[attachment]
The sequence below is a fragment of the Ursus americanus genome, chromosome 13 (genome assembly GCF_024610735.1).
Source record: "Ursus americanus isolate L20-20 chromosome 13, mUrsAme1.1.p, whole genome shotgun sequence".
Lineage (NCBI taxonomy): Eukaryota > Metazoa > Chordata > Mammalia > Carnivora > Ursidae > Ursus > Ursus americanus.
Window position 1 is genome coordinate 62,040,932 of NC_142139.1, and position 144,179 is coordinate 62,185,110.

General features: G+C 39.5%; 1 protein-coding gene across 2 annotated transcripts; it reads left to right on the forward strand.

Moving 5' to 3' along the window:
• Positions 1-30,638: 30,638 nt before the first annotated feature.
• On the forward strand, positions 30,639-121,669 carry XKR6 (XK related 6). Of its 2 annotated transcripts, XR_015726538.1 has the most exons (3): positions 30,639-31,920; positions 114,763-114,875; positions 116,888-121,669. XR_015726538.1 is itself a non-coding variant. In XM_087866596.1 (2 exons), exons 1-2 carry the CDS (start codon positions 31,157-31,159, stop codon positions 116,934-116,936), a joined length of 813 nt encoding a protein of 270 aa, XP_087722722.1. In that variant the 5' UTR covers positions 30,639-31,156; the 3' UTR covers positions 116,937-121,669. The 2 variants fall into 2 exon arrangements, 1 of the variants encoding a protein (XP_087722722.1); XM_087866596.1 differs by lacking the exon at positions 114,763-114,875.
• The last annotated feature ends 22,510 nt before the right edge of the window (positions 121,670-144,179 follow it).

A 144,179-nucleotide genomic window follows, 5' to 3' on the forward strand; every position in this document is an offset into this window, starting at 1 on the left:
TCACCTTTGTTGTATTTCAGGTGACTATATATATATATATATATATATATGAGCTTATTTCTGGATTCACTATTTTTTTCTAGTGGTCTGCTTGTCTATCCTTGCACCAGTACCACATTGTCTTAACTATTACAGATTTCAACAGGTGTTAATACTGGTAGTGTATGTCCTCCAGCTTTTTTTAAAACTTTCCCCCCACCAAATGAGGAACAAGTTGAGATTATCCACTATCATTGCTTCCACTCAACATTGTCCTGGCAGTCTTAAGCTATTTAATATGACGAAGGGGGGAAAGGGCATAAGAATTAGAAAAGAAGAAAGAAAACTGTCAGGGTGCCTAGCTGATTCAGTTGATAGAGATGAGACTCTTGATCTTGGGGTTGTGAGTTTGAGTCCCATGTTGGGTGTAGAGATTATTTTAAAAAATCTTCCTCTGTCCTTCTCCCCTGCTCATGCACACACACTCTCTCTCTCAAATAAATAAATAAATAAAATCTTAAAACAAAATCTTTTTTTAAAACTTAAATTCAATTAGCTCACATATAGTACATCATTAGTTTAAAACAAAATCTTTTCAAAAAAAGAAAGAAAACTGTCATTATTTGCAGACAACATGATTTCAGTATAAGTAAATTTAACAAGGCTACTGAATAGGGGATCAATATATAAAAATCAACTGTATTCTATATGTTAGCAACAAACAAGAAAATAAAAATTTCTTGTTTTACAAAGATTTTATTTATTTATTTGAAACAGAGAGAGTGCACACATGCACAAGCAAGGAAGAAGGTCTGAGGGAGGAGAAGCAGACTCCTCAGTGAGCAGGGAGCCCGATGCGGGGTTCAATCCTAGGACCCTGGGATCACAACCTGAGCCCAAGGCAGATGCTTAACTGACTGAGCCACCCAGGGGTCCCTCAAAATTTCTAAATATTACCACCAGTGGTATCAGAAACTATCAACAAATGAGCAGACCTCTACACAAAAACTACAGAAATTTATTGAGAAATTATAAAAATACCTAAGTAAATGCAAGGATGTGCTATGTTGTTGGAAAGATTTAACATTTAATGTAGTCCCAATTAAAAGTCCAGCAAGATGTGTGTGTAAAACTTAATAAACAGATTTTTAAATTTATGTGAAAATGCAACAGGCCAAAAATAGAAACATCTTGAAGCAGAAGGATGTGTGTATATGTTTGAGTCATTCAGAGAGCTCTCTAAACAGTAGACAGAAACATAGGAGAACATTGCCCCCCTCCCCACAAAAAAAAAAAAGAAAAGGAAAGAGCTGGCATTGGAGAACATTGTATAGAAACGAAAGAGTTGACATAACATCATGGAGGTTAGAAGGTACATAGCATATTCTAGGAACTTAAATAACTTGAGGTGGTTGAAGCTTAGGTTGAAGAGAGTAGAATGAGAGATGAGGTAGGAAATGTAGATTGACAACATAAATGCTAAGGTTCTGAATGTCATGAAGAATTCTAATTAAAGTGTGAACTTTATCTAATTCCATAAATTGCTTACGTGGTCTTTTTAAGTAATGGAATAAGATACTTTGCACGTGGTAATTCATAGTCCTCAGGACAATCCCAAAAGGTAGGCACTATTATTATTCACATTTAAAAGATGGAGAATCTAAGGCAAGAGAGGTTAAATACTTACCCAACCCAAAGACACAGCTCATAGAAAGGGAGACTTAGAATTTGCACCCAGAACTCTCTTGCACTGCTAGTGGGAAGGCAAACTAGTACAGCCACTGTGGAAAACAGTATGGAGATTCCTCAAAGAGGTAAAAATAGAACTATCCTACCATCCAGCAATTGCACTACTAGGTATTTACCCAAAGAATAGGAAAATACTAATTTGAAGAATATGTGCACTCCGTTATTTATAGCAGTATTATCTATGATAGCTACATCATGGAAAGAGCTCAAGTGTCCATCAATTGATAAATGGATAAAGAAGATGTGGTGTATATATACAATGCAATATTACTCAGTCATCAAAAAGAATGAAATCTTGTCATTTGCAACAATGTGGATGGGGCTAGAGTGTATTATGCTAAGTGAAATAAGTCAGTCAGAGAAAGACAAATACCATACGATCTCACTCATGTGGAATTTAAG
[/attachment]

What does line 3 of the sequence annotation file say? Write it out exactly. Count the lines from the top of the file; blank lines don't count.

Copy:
Lineage (NCBI taxonomy): Eukaryota > Metazoa > Chordata > Mammalia > Carnivora > Ursidae > Ursus > Ursus americanus.